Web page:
Home-made vanilla ice cream is sooo very good. The vanilla beans, cream and milk freshly churned make for an extra special treat. Vanilla ice cream pairs well with most desserts – cookies, crisps, cobblers and pies…with chocolate cake, loaf cakes, brownies and fruits – it is one of my favorite things! (My family is really very tired of hearing me exclaim…”that would be so good with vanilla ice cream!”) But it is true. It is a staple. I cut the espresso brownies into little pieces and added some to half of the ice cream and turned it into an espresso brownie swirl (photo above). Really good. And to right is the ice cream with apple cranberry crisp. Really completes the dessert. For a new ice cream mix-in, try Grape Nuts cereal and raisins…I had a version of this at Toscanini’s (my favorite ice cream parlor in Cambridge, MA) many many years ago (and I’m so happy that I can remember). I don’t even love Grape Nuts, or raisins, but together in vanilla ice cream…wow (seriously).
* A quick word about ice cream machines – they are so easy to use and affordable these days. In addition to ice cream, you can make sorbets, sherbets, frozen yogurts and slush drinks. I happen to like Cuisinart’s 2 quart model – it is on sale for 50.00 bucks. The 1.5 quart model is also good. And if you have a kitchen aid mixer – there is an ice cream attachment that you can purchase and your done!
vanilla ice cream (adapted slightly from The Perfect Scoop by David Lebovitz):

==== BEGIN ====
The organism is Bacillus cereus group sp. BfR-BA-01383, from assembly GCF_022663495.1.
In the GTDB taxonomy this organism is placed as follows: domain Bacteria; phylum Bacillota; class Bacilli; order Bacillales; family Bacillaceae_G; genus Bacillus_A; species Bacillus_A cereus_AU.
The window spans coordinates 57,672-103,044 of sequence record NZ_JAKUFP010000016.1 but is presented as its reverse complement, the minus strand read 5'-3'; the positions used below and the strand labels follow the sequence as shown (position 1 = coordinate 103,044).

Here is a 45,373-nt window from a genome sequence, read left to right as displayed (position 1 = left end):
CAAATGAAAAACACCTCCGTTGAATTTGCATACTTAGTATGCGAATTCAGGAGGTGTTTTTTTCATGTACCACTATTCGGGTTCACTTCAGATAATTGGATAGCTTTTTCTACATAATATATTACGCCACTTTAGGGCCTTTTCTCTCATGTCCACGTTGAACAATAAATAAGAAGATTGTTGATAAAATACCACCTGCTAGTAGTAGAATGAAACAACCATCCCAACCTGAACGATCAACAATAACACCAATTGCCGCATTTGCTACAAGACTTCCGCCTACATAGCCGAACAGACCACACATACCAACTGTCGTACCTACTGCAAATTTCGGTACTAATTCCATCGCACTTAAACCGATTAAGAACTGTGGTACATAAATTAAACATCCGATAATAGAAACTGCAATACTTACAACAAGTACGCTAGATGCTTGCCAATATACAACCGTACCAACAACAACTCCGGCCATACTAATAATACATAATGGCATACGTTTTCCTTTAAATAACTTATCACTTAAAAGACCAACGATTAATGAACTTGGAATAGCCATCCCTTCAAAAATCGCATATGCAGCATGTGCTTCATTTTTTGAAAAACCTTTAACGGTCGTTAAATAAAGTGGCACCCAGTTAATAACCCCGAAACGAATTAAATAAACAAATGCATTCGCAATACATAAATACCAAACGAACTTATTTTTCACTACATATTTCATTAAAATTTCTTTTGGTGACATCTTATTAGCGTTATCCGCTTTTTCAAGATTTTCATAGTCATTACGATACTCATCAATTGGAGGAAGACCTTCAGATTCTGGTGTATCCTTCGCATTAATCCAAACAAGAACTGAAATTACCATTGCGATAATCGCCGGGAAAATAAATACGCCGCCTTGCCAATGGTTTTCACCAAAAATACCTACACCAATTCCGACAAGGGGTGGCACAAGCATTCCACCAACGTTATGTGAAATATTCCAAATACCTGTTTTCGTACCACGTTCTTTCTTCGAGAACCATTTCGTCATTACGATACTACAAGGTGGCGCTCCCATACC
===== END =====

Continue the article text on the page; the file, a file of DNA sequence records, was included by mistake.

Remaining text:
1 cup whole milk
3/4 cup sugar
2 cups heavy cream
1 vanilla bean split and seeded
6 egg yolks
1/2 teaspoon vanilla extract
1/2 teaspoon salt
Prepare an ice bath. In a large bowl, place ice and water. Place a medium sized bowl (or container) on top with a strainer ready as well. (This is where the cooked custard will land. Strain it into this bowl, on top of the ice bath. This is to stop the custard from cooking.)
In a medium saucepan mix together the milk, heavy cream and about half of the sugar. Cut the vanilla bean lengthwise and scrape the beans out with the back of your knife and add it to the the mixture (including the cut bean – better yet, cut the bean up too). Heat over medium heat and bring to a simmer. Watch it carefully – you don’t want it to boil.
In a medium bowl, whisk together the egg yolks and remaining sugar.
Now you will “temper” the eggs which means warming them slowly so that they do not turn into scrambled eggs! With a ladle, scoop a small amount of hot cream/milk into the eggs and whisk well. Continue slowly ladle by ladle and constantly whisking the eggs while you do this. Keep going (slowly) until you’ve added all the milk/cream/vanilla to the eggs.
Pour the warm egg and milk/cream mixture from the bowl back into the (same) saucepan. Over low heat, mix the custard constantly with a wooden spoon and keep the mixture moving at all times. Make sure you scrape the bottom as you stir. The custard should thicken so that it coats the back of the wooden spoon. It should take about 4-8 minutes depending on the heat. Do not boil. Cook slowly and carefully.
Once thickened, immediately pour and strain the custard into the bowl atop the ice bath. Be sure to mush and smush the vanilla beans into and through the strainer. You want all of that goodness. Let cool then cover and chill in refrigerator preferably overnight but for at least 4-6 hours.
Freeze in your ice cream maker. Add any mix-ins.
With all ice creams, place in container and cover with plastic wrap so that it touches the ice cream and then cover and freeze. Eat that night for best taste and texture but if frozen hard, remember to pull it out and let soften in the refrigerator for 20 minutes. Yum. Enjoy.Pin It